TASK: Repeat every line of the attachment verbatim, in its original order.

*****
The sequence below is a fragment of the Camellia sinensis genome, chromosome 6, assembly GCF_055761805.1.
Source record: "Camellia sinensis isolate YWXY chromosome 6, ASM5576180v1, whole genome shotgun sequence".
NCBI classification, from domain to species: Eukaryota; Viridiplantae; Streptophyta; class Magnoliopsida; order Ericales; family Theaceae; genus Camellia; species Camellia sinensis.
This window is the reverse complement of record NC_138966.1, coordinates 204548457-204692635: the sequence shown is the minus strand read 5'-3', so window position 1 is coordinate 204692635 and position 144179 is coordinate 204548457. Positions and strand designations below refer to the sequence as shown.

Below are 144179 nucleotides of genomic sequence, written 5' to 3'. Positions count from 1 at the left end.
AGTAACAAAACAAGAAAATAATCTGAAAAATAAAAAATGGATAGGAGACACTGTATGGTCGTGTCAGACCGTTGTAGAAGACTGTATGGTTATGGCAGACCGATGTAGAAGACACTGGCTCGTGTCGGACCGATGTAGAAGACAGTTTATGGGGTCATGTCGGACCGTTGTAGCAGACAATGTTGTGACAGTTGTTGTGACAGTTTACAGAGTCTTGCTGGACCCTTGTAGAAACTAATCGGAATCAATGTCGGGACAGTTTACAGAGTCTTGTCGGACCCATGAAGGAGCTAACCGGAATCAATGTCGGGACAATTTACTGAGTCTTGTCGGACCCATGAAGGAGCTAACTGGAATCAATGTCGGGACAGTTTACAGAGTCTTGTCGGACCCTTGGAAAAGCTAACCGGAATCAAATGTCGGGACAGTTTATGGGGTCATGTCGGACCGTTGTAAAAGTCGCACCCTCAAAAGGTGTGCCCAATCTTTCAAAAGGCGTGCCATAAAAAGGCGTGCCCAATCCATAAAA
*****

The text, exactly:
The sequence below is a fragment of the Camellia sinensis genome, chromosome 6, assembly GCF_055761805.1.
Source record: "Camellia sinensis isolate YWXY chromosome 6, ASM5576180v1, whole genome shotgun sequence".
NCBI classification, from domain to species: Eukaryota; Viridiplantae; Streptophyta; class Magnoliopsida; order Ericales; family Theaceae; genus Camellia; species Camellia sinensis.
This window is the reverse complement of record NC_138966.1, coordinates 204548457-204692635: the sequence shown is the minus strand read 5'-3', so window position 1 is coordinate 204692635 and position 144179 is coordinate 204548457. Positions and strand designations below refer to the sequence as shown.

Below are 144179 nucleotides of genomic sequence, written 5' to 3'. Positions count from 1 at the left end.
AGTAACAAAACAAGAAAATAATCTGAAAAATAAAAAATGGATAGGAGACACTGTATGGTCGTGTCAGACCGTTGTAGAAGACTGTATGGTTATGGCAGACCGATGTAGAAGACACTGGCTCGTGTCGGACCGATGTAGAAGACAGTTTATGGGGTCATGTCGGACCGTTGTAGCAGACAATGTTGTGACAGTTGTTGTGACAGTTTACAGAGTCTTGCTGGACCCTTGTAGAAACTAATCGGAATCAATGTCGGGACAGTTTACAGAGTCTTGTCGGACCCATGAAGGAGCTAACCGGAATCAATGTCGGGACAATTTACTGAGTCTTGTCGGACCCATGAAGGAGCTAACTGGAATCAATGTCGGGACAGTTTACAGAGTCTTGTCGGACCCTTGGAAAAGCTAACCGGAATCAAATGTCGGGACAGTTTATGGGGTCATGTCGGACCGTTGTAAAAGTCGCACCCTCAAAAGGTGTGCCCAATCTTTCAAAAGGCGTGCCATAAAAAGGCGTGCCCAATCCATAAAA